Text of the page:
“Canada is still subsidizing the oil industry, whether directly or indirectly, with tax credits, or tax programs… instead of making it less inviting to produce [goods that emit greenhouse gases], we’re doing just the opposite.”
In 2009, Canada made a commitment to phase out subsidies to fossil fuel industries, a promise reinforced by Prime Minister Trudeau when his Liberal government took office. Financially protecting billion-dollar businesses is an inefficient use of government resources and one that distorts the market to the advantage of greenhouse gas emitters.
Yet, in 2019, fossil fuel subsidies are still alive and well in Canada. For example, funds are given to the Oil and Gas Industry to develop cleaner techniques, but there is little evidence that this has had any concrete effects beyond shouldering a cost that should be borne by producers. Other fiscal tools aim to reduce the costs of exploration and drilling by offering tax breaks and reductions in royalties. Regardless of what support other economic sectors enjoy, facilitating the continuation of a socially unfavourable industry out of the public’s pocketbook directly undermines Canada’s climate goals.
Under the current Government, a new $2 billion subsidy is being created on behalf of the Trans Mountain pipeline to reduce the costs of shipping oil at the expense of tax-payers. The pipeline, purchased by the Federal government for $4.5 billion dollars in 2018, is not slated to recover even the costs of interest on the purchase over the next five years due to favourable shipping tolls. Pipelines earn money by charging fossil fuel companies for use, but the current agreement Trans Mountain has proposed sets rates as if Ottawa had paid much less. As a private company, Trans Mountain would not be able to operate this way; by artificially sustaining a deteriorating industry the federal government is interfering with the economic forces turning the wheels of progress.
This revelation need not be entirely bleak. The volume of support currently allocated to fossils fuels represents potential, not only to expose the true cost of petroleum products but to invest in projects that can give rise to green innovation. With the full range of fiscal policies and tax levers that the federal government has at its disposal, pivoting to encourage environmentally responsible infrastructure holds a great deal of promise.
“Once you impose the obligation of result, the efficiency and the innovation will follow.”
In 2018 Paul Romer won the Sveriges Riksbank Prize in Economic Sciences for his work in understanding the role of human ingenuity in spurring sustainable growth. According to Romer, the means and purpose to which technology is created are entirely under our control, guided by policy and focused efforts. For climate change mitigation, the implications are encouraging. Curbing greenhouse gases doesn’t need to be costly if government policy rewards green innovation and supports environmental education.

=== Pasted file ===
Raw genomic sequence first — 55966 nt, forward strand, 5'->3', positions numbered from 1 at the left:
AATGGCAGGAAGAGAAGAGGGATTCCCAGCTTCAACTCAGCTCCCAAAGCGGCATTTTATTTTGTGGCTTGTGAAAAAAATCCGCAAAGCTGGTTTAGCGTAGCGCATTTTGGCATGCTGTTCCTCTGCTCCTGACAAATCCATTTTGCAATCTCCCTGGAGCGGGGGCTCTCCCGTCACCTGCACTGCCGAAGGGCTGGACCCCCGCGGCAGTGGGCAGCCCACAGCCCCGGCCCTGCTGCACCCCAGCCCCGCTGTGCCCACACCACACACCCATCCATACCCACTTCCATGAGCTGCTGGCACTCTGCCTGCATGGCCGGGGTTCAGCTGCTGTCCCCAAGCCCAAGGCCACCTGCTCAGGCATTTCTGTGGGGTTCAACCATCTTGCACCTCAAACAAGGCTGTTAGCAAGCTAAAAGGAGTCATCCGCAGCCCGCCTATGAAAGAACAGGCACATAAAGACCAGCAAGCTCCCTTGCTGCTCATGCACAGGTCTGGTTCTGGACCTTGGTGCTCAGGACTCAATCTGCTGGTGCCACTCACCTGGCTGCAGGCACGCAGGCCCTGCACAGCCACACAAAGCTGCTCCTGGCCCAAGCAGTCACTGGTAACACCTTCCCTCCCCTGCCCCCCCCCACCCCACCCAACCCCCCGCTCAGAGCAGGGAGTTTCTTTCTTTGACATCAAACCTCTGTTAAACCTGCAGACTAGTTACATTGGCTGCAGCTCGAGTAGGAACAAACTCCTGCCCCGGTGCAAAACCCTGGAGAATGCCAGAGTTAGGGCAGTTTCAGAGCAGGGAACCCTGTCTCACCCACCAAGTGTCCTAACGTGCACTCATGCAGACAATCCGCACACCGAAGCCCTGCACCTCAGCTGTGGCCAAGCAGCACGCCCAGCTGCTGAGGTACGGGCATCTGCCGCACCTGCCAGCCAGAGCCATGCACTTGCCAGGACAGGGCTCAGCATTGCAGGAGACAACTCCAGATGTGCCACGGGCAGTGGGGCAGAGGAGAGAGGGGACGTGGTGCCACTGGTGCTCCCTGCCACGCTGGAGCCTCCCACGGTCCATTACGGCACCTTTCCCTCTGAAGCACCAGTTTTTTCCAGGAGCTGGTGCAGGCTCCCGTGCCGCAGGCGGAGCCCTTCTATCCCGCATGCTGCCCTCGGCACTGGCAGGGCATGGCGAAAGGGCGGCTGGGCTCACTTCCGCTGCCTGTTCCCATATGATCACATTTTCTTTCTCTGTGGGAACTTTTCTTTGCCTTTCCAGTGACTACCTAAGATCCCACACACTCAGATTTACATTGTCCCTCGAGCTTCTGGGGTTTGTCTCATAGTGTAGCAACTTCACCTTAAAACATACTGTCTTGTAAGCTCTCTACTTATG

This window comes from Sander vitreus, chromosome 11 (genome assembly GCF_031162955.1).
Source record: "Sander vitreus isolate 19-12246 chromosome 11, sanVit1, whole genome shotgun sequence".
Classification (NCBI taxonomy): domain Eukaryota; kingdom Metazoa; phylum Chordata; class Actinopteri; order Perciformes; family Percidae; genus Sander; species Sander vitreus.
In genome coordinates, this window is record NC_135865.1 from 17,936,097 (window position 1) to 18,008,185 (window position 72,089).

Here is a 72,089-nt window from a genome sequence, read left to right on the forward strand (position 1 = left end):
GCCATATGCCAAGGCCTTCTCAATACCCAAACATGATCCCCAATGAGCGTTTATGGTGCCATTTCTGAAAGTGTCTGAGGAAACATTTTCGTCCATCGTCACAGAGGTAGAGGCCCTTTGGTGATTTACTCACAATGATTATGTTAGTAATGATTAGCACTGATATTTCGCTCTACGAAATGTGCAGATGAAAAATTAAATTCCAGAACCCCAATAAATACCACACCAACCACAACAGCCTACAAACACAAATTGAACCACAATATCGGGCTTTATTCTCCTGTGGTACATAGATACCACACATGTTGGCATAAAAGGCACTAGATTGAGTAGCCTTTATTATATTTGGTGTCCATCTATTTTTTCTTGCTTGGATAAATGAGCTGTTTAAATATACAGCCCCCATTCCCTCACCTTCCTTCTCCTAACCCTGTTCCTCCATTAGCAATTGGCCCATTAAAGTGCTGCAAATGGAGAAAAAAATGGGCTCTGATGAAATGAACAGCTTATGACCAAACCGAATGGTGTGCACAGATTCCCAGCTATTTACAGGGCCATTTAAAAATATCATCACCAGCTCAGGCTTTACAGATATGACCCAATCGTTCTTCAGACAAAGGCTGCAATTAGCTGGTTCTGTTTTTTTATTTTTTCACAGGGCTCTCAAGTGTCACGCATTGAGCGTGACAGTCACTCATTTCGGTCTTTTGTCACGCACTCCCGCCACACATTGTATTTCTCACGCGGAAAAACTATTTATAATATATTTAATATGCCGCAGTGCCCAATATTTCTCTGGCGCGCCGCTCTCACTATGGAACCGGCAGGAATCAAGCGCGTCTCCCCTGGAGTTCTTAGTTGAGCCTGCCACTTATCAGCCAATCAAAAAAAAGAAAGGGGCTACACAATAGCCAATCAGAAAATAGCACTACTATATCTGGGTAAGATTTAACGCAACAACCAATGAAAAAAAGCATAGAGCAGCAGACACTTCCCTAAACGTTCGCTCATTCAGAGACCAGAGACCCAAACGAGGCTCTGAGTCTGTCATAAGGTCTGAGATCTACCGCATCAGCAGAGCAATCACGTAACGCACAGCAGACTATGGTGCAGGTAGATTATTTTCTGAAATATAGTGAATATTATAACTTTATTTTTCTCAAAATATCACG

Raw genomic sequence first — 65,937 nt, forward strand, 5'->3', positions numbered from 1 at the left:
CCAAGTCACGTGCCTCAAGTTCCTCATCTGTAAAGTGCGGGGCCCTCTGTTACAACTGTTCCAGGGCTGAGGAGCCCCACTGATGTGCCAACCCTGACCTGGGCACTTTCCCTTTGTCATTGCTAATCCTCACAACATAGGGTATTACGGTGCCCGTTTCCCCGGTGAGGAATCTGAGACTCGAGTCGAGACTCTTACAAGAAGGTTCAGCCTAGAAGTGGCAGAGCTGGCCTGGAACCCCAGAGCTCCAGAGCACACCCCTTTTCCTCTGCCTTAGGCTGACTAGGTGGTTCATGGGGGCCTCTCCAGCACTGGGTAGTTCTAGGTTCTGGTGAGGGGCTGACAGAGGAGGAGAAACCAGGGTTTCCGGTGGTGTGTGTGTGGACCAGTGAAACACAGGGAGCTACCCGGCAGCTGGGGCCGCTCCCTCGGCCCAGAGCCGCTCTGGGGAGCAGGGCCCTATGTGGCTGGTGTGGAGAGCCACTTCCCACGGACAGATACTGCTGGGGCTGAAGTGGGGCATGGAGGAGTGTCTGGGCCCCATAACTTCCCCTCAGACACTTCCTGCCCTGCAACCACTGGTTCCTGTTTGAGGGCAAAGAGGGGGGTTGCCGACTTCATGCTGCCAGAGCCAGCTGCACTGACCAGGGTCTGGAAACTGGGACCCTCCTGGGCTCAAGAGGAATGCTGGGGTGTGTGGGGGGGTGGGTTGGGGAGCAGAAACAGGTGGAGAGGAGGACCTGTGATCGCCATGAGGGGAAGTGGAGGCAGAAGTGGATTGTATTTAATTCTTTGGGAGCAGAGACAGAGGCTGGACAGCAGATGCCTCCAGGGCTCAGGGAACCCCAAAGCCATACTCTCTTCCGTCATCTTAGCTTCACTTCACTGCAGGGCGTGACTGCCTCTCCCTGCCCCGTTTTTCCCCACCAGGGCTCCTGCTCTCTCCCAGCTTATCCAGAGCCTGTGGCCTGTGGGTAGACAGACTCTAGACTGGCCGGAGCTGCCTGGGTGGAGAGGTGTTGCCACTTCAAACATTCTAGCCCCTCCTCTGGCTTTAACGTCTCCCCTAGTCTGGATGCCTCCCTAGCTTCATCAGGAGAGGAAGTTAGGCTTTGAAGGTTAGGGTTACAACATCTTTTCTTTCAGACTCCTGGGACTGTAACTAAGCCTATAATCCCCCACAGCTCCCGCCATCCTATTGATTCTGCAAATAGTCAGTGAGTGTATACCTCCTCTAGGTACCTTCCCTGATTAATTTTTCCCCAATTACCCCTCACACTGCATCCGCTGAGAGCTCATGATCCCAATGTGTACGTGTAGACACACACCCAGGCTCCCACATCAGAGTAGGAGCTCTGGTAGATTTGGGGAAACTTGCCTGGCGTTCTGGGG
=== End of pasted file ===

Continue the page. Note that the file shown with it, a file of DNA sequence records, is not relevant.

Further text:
We have already seen the results with solar panels: over the last 10 years, costs have fallen over 60 percent per MWh and are now less than energy from coal. For Mr. Mulcair, setting price signals for financial institutions to pursue green causes will reverberate throughout the economy, but the public must be receptive. In other words, governments have the ability to promote accessible infrastructure and citizens must choose how and when to use it. This is old news for electric car owners, who have taken advantage of federal and provincial rebates to increase the share of electric cars in Canada to over 8 percent for new passenger cars. While most electric vehicles are concentrated in cities powered by hydropower, the trend marks a willingness to participate in cleaner transportation as alternatives become affordable.
“The result has to be radical.”
Carbon taxes, electric vehicles, environmental rights: Mr. Mulcair envisions a future that must undergo some big changes to escape the most devastating effects of climate change. The shift, as he sees it, is generational. “Young people marching in the streets and going on strike, that’s the beginning of something… because they’re the ones who are going to have to live with it”. Indeed, student protests led by climate activist Greta Thunberg took place in over 100 countries in March calling for action on climate change. In the coming years, action at the polls will test the strength of this conviction—in what Muclair hopes will be a non-partisan movement. In the meantime, Mr. Mulcair emphasizes that we have the tools at our disposal, if only we can find the will to use them.
Mr. Mulcair is currently the chairman of the Quebec-France association Jour de la Terre, an organization dedicated to helping people and corporations live lighter on the planet.
Edited by Kody Crowell